As with any project of this size, one's debts add up. My greatest debt is to my wife, Linda, who shares with me a love of the national forests and a commitment to preserving their beauty and biological wealth for future generations. Too numerous to name but too important not to mention are all my friends who over the years have bounced down primitive roads with me to national forest trailheads, launched canoes with me into clear, cold mountain lakes, scrambled up ridges to join me in viewing the lay of the land, and helped me pore over maps and management plans in an attempt to grasp and maybe help direct the future of these priceless national forestlands. You know who you are. This book is also for you.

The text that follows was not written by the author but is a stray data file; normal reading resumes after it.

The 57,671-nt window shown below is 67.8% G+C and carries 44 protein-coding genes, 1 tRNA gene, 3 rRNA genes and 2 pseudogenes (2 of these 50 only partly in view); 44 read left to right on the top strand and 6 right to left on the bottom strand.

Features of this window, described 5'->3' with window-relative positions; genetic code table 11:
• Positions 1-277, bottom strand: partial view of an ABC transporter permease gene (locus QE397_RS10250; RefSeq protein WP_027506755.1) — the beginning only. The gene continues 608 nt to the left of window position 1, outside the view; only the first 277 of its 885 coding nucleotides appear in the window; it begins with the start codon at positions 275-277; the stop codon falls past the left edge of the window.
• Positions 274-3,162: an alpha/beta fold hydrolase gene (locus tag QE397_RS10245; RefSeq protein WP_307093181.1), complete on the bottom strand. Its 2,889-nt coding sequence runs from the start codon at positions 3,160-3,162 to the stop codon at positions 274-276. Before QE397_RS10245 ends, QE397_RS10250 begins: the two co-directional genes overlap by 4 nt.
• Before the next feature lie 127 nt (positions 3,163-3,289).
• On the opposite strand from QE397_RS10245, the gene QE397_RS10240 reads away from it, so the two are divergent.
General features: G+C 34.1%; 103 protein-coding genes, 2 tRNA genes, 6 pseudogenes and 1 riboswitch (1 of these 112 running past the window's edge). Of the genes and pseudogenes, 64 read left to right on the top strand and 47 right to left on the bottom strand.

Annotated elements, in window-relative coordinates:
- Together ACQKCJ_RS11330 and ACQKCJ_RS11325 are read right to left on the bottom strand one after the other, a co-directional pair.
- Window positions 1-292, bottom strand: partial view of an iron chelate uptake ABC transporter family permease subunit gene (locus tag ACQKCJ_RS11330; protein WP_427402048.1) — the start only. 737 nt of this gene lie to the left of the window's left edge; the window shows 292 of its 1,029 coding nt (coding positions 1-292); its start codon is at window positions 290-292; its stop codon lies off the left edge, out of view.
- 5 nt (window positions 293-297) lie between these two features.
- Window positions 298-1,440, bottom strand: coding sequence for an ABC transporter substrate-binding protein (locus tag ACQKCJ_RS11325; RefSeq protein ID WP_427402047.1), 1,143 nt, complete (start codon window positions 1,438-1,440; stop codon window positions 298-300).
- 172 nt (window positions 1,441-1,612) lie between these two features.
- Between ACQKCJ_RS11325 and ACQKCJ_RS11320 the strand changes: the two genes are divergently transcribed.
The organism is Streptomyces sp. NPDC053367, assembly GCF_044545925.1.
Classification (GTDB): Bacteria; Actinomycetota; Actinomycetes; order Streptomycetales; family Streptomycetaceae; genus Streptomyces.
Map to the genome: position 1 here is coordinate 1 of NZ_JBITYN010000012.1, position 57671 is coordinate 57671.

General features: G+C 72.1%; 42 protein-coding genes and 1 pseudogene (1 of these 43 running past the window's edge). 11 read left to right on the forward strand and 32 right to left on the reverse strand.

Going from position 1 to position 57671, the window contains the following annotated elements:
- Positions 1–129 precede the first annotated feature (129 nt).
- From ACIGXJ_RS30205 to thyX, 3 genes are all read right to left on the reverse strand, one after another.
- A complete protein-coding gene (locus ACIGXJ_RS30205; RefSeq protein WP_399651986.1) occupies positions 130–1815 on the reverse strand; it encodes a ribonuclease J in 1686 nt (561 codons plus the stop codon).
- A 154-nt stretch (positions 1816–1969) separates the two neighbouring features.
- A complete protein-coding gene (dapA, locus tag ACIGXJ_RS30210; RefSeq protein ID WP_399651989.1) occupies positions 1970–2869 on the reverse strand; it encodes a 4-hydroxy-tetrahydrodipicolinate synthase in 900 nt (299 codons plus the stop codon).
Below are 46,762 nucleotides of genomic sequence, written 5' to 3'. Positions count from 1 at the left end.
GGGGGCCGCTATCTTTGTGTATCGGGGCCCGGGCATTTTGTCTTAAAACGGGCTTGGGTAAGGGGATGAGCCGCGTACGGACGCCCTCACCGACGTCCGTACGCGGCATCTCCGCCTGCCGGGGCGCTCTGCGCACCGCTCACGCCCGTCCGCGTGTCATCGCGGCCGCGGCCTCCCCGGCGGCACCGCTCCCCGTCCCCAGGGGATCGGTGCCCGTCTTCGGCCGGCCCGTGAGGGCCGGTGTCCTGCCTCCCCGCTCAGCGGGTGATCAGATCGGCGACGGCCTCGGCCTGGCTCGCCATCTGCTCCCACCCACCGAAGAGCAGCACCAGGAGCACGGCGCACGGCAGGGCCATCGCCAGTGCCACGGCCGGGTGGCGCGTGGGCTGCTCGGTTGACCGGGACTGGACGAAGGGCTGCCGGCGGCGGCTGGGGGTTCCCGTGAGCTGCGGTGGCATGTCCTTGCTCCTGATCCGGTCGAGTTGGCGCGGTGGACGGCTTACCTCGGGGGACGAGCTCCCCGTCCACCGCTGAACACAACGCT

I began formal research for this book in 1988 as a graduate student in the Department of History at the University of Arizona. My debts to my scholarly mentors at the University of Arizona are deep and my gratitude profound. My advisers for this project in the History Department, Douglas Weiner and Paul Carter, provided not only unerring guidance but also a long leash, for which I am grateful. Professors Helen Ingram and Frank Gregg in political science and natural resources administration initiated me into the academic world of environmental policy and management, adding valuable interdisciplinary dimension to my understanding of public forestry. Their continuous support -- moral, intellectual, and even financial -- has been invaluable. Other mentors in the History Department who helped sharpen my analytical skills and supported me in various ways over the years include Roger Nichols, Donna Guy, Karen Anderson, Leonard Dinnerstein, and Michael Schaller. A significant debt also goes to my peers who shared with